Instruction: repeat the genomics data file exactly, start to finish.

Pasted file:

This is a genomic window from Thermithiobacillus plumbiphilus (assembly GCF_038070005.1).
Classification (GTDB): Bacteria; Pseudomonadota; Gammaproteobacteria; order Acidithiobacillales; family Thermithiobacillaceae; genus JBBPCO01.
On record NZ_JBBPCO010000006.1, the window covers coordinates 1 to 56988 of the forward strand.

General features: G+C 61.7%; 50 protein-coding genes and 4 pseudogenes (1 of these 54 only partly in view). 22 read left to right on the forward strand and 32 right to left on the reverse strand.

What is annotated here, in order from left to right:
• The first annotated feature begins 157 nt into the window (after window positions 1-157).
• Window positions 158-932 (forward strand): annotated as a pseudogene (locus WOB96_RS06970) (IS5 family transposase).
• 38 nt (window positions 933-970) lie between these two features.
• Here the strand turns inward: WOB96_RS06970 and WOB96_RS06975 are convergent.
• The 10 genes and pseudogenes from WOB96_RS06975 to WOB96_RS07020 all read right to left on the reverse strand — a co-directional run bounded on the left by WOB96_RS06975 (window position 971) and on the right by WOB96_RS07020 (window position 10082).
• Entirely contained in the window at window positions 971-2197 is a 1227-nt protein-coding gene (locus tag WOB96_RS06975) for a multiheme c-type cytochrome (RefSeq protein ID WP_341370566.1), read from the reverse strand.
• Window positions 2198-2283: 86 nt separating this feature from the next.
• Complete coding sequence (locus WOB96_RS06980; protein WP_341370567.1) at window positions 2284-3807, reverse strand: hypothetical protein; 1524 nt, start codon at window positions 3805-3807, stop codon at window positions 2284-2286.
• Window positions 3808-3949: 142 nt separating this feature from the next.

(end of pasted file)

This is a genomic window from Thermithiobacillus plumbiphilus (assembly GCF_038070005.1).
Classification (GTDB): Bacteria; Pseudomonadota; Gammaproteobacteria; order Acidithiobacillales; family Thermithiobacillaceae; genus JBBPCO01.
On record NZ_JBBPCO010000006.1, the window covers coordinates 1 to 56988 of the forward strand.

General features: G+C 61.7%; 50 protein-coding genes and 4 pseudogenes (1 of these 54 only partly in view). 22 read left to right on the forward strand and 32 right to left on the reverse strand.

What is annotated here, in order from left to right:
• The first annotated feature begins 157 nt into the window (after window positions 1-157).
• Window positions 158-932 (forward strand): annotated as a pseudogene (locus WOB96_RS06970) (IS5 family transposase).
• 38 nt (window positions 933-970) lie between these two features.
• Here the strand turns inward: WOB96_RS06970 and WOB96_RS06975 are convergent.
• The 10 genes and pseudogenes from WOB96_RS06975 to WOB96_RS07020 all read right to left on the reverse strand — a co-directional run bounded on the left by WOB96_RS06975 (window position 971) and on the right by WOB96_RS07020 (window position 10082).
• Entirely contained in the window at window positions 971-2197 is a 1227-nt protein-coding gene (locus tag WOB96_RS06975) for a multiheme c-type cytochrome (RefSeq protein ID WP_341370566.1), read from the reverse strand.
• Window positions 2198-2283: 86 nt separating this feature from the next.
• Complete coding sequence (locus WOB96_RS06980; protein WP_341370567.1) at window positions 2284-3807, reverse strand: hypothetical protein; 1524 nt, start codon at window positions 3805-3807, stop codon at window positions 2284-2286.
• Window positions 3808-3949: 142 nt separating this feature from the next.